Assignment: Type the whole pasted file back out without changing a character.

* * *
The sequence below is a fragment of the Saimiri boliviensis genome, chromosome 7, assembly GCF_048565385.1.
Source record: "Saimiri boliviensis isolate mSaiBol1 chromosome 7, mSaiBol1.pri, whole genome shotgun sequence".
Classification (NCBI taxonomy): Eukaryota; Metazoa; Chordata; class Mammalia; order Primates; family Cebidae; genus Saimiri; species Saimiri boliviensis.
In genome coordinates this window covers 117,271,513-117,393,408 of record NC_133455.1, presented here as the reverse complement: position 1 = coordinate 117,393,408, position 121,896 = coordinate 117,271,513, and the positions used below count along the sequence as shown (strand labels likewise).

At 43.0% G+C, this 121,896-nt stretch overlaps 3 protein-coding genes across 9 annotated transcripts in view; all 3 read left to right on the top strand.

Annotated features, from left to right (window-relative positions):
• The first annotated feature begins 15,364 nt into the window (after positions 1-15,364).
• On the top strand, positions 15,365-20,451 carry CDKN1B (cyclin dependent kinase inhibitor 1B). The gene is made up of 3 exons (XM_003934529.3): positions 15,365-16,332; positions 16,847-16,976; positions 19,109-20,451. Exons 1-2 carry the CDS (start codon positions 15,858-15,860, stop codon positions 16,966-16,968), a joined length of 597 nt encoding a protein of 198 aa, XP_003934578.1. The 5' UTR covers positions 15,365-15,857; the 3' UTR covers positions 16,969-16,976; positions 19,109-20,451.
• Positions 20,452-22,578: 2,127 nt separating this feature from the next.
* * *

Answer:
The sequence below is a fragment of the Saimiri boliviensis genome, chromosome 7, assembly GCF_048565385.1.
Source record: "Saimiri boliviensis isolate mSaiBol1 chromosome 7, mSaiBol1.pri, whole genome shotgun sequence".
Classification (NCBI taxonomy): Eukaryota; Metazoa; Chordata; class Mammalia; order Primates; family Cebidae; genus Saimiri; species Saimiri boliviensis.
In genome coordinates this window covers 117,271,513-117,393,408 of record NC_133455.1, presented here as the reverse complement: position 1 = coordinate 117,393,408, position 121,896 = coordinate 117,271,513, and the positions used below count along the sequence as shown (strand labels likewise).

At 43.0% G+C, this 121,896-nt stretch overlaps 3 protein-coding genes across 9 annotated transcripts in view; all 3 read left to right on the top strand.

Annotated features, from left to right (window-relative positions):
• The first annotated feature begins 15,364 nt into the window (after positions 1-15,364).
• On the top strand, positions 15,365-20,451 carry CDKN1B (cyclin dependent kinase inhibitor 1B). The gene is made up of 3 exons (XM_003934529.3): positions 15,365-16,332; positions 16,847-16,976; positions 19,109-20,451. Exons 1-2 carry the CDS (start codon positions 15,858-15,860, stop codon positions 16,966-16,968), a joined length of 597 nt encoding a protein of 198 aa, XP_003934578.1. The 5' UTR covers positions 15,365-15,857; the 3' UTR covers positions 16,969-16,976; positions 19,109-20,451.
• Positions 20,452-22,578: 2,127 nt separating this feature from the next.